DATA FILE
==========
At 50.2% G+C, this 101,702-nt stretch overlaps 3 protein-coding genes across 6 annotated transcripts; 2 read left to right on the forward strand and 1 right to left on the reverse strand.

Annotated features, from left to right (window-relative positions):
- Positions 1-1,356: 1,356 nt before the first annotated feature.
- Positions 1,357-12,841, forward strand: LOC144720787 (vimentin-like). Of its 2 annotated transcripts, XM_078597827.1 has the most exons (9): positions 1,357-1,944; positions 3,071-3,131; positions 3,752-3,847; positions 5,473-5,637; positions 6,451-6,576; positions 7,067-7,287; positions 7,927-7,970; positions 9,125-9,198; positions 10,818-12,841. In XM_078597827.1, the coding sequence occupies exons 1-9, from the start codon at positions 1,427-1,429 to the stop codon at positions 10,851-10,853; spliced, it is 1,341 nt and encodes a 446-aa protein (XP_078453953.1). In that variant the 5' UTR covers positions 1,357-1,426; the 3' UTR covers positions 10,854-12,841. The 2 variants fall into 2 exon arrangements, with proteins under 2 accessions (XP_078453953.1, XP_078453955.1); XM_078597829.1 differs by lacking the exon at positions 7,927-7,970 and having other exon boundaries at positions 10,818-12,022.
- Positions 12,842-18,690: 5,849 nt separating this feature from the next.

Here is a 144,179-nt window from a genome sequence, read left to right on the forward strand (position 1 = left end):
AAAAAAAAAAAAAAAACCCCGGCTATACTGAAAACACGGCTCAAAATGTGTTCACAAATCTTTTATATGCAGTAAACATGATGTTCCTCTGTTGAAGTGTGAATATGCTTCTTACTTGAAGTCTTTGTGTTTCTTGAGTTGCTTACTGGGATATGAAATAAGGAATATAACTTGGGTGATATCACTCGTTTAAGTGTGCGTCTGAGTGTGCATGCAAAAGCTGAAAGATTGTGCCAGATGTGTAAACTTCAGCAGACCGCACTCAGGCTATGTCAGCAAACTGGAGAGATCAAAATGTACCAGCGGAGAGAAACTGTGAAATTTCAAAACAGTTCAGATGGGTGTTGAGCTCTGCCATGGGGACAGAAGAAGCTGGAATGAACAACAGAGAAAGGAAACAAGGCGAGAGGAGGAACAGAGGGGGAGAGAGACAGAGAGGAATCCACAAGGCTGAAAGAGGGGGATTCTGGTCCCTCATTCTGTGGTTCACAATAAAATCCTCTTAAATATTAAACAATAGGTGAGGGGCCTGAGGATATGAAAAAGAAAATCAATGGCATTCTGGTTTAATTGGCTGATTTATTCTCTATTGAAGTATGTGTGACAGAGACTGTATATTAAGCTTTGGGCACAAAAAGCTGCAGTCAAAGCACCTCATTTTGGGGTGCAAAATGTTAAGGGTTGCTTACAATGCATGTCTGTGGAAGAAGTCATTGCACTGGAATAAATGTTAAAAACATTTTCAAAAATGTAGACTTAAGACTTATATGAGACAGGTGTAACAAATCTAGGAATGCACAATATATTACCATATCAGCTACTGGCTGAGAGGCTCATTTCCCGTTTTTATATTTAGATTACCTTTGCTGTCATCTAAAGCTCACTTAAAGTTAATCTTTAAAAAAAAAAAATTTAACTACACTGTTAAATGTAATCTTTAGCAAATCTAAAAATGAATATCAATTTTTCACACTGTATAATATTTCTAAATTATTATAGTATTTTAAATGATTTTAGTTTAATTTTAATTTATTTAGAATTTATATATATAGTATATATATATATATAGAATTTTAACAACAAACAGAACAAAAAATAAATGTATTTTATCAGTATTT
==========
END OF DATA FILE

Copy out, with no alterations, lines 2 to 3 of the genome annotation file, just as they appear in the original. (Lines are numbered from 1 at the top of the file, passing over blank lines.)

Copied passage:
Annotated features, from left to right (window-relative positions):
- Positions 1-1,356: 1,356 nt before the first annotated feature.